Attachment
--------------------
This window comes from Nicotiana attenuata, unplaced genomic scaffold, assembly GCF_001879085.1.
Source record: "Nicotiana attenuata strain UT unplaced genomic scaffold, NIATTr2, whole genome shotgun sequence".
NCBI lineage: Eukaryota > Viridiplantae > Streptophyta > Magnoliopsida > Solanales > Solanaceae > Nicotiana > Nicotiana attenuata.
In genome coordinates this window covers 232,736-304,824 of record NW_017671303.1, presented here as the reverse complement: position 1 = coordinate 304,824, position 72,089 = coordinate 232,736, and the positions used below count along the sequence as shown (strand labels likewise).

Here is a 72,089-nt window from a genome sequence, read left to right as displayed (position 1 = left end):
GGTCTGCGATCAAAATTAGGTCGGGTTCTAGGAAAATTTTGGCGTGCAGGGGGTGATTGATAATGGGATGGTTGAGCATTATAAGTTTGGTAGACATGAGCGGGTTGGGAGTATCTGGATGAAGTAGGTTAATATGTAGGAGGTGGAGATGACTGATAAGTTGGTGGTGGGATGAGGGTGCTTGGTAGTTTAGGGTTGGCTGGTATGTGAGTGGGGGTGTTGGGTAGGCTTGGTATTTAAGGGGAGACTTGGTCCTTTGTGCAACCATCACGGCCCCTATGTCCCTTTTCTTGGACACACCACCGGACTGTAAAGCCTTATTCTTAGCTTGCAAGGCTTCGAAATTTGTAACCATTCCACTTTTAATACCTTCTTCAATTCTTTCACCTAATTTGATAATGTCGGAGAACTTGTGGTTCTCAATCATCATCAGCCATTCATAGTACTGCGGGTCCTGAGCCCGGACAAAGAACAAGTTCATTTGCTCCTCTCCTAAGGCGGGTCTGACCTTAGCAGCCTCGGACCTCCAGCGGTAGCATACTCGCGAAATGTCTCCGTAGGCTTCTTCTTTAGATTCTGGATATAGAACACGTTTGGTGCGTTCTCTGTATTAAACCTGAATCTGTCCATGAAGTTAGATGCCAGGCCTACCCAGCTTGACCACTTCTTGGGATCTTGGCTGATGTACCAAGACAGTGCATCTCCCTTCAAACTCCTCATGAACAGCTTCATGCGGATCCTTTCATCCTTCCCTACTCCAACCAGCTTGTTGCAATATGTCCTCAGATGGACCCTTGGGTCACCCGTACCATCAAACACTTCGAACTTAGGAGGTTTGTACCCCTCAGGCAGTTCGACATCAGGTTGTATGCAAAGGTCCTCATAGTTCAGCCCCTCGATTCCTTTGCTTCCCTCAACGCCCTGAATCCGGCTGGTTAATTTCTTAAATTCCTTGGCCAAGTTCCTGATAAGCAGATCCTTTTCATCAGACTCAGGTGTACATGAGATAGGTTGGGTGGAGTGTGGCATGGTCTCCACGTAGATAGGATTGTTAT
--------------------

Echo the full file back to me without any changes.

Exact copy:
This window comes from Nicotiana attenuata, unplaced genomic scaffold, assembly GCF_001879085.1.
Source record: "Nicotiana attenuata strain UT unplaced genomic scaffold, NIATTr2, whole genome shotgun sequence".
NCBI lineage: Eukaryota > Viridiplantae > Streptophyta > Magnoliopsida > Solanales > Solanaceae > Nicotiana > Nicotiana attenuata.
In genome coordinates this window covers 232,736-304,824 of record NW_017671303.1, presented here as the reverse complement: position 1 = coordinate 304,824, position 72,089 = coordinate 232,736, and the positions used below count along the sequence as shown (strand labels likewise).

Here is a 72,089-nt window from a genome sequence, read left to right as displayed (position 1 = left end):
GGTCTGCGATCAAAATTAGGTCGGGTTCTAGGAAAATTTTGGCGTGCAGGGGGTGATTGATAATGGGATGGTTGAGCATTATAAGTTTGGTAGACATGAGCGGGTTGGGAGTATCTGGATGAAGTAGGTTAATATGTAGGAGGTGGAGATGACTGATAAGTTGGTGGTGGGATGAGGGTGCTTGGTAGTTTAGGGTTGGCTGGTATGTGAGTGGGGGTGTTGGGTAGGCTTGGTATTTAAGGGGAGACTTGGTCCTTTGTGCAACCATCACGGCCCCTATGTCCCTTTTCTTGGACACACCACCGGACTGTAAAGCCTTATTCTTAGCTTGCAAGGCTTCGAAATTTGTAACCATTCCACTTTTAATACCTTCTTCAATTCTTTCACCTAATTTGATAATGTCGGAGAACTTGTGGTTCTCAATCATCATCAGCCATTCATAGTACTGCGGGTCCTGAGCCCGGACAAAGAACAAGTTCATTTGCTCCTCTCCTAAGGCGGGTCTGACCTTAGCAGCCTCGGACCTCCAGCGGTAGCATACTCGCGAAATGTCTCCGTAGGCTTCTTCTTTAGATTCTGGATATAGAACACGTTTGGTGCGTTCTCTGTATTAAACCTGAATCTGTCCATGAAGTTAGATGCCAGGCCTACCCAGCTTGACCACTTCTTGGGATCTTGGCTGATGTACCAAGACAGTGCATCTCCCTTCAAACTCCTCATGAACAGCTTCATGCGGATCCTTTCATCCTTCCCTACTCCAACCAGCTTGTTGCAATATGTCCTCAGATGGACCCTTGGGTCACCCGTACCATCAAACACTTCGAACTTAGGAGGTTTGTACCCCTCAGGCAGTTCGACATCAGGTTGTATGCAAAGGTCCTCATAGTTCAGCCCCTCGATTCCTTTGCTTCCCTCAACGCCCTGAATCCGGCTGGTTAATTTCTTAAATTCCTTGGCCAAGTTCCTGATAAGCAGATCCTTTTCATCAGACTCAGGTGTACATGAGATAGGTTGGGTGGAGTGTGGCATGGTCTCCACGTAGATAGGATTGTTAT